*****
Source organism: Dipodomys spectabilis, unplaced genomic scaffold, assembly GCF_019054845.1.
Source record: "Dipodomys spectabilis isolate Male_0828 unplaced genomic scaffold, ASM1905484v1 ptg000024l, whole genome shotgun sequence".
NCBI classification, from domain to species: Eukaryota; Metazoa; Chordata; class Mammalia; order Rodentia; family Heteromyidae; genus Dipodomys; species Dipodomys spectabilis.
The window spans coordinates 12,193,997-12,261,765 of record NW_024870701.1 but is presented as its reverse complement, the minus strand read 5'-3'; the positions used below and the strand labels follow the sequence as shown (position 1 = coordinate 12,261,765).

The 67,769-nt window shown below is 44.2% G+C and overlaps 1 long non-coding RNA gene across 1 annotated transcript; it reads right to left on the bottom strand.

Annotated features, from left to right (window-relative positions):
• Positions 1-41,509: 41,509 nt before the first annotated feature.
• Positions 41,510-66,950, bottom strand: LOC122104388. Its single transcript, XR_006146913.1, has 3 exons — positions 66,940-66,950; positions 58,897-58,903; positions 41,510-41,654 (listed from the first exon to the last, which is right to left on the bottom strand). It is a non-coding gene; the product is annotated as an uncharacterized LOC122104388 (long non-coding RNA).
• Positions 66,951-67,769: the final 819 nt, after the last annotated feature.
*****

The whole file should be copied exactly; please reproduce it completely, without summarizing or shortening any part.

Source organism: Dipodomys spectabilis, unplaced genomic scaffold, assembly GCF_019054845.1.
Source record: "Dipodomys spectabilis isolate Male_0828 unplaced genomic scaffold, ASM1905484v1 ptg000024l, whole genome shotgun sequence".
NCBI classification, from domain to species: Eukaryota; Metazoa; Chordata; class Mammalia; order Rodentia; family Heteromyidae; genus Dipodomys; species Dipodomys spectabilis.
The window spans coordinates 12,193,997-12,261,765 of record NW_024870701.1 but is presented as its reverse complement, the minus strand read 5'-3'; the positions used below and the strand labels follow the sequence as shown (position 1 = coordinate 12,261,765).

The 67,769-nt window shown below is 44.2% G+C and overlaps 1 long non-coding RNA gene across 1 annotated transcript; it reads right to left on the bottom strand.

Annotated features, from left to right (window-relative positions):
• Positions 1-41,509: 41,509 nt before the first annotated feature.
• Positions 41,510-66,950, bottom strand: LOC122104388. Its single transcript, XR_006146913.1, has 3 exons — positions 66,940-66,950; positions 58,897-58,903; positions 41,510-41,654 (listed from the first exon to the last, which is right to left on the bottom strand). It is a non-coding gene; the product is annotated as an uncharacterized LOC122104388 (long non-coding RNA).
• Positions 66,951-67,769: the final 819 nt, after the last annotated feature.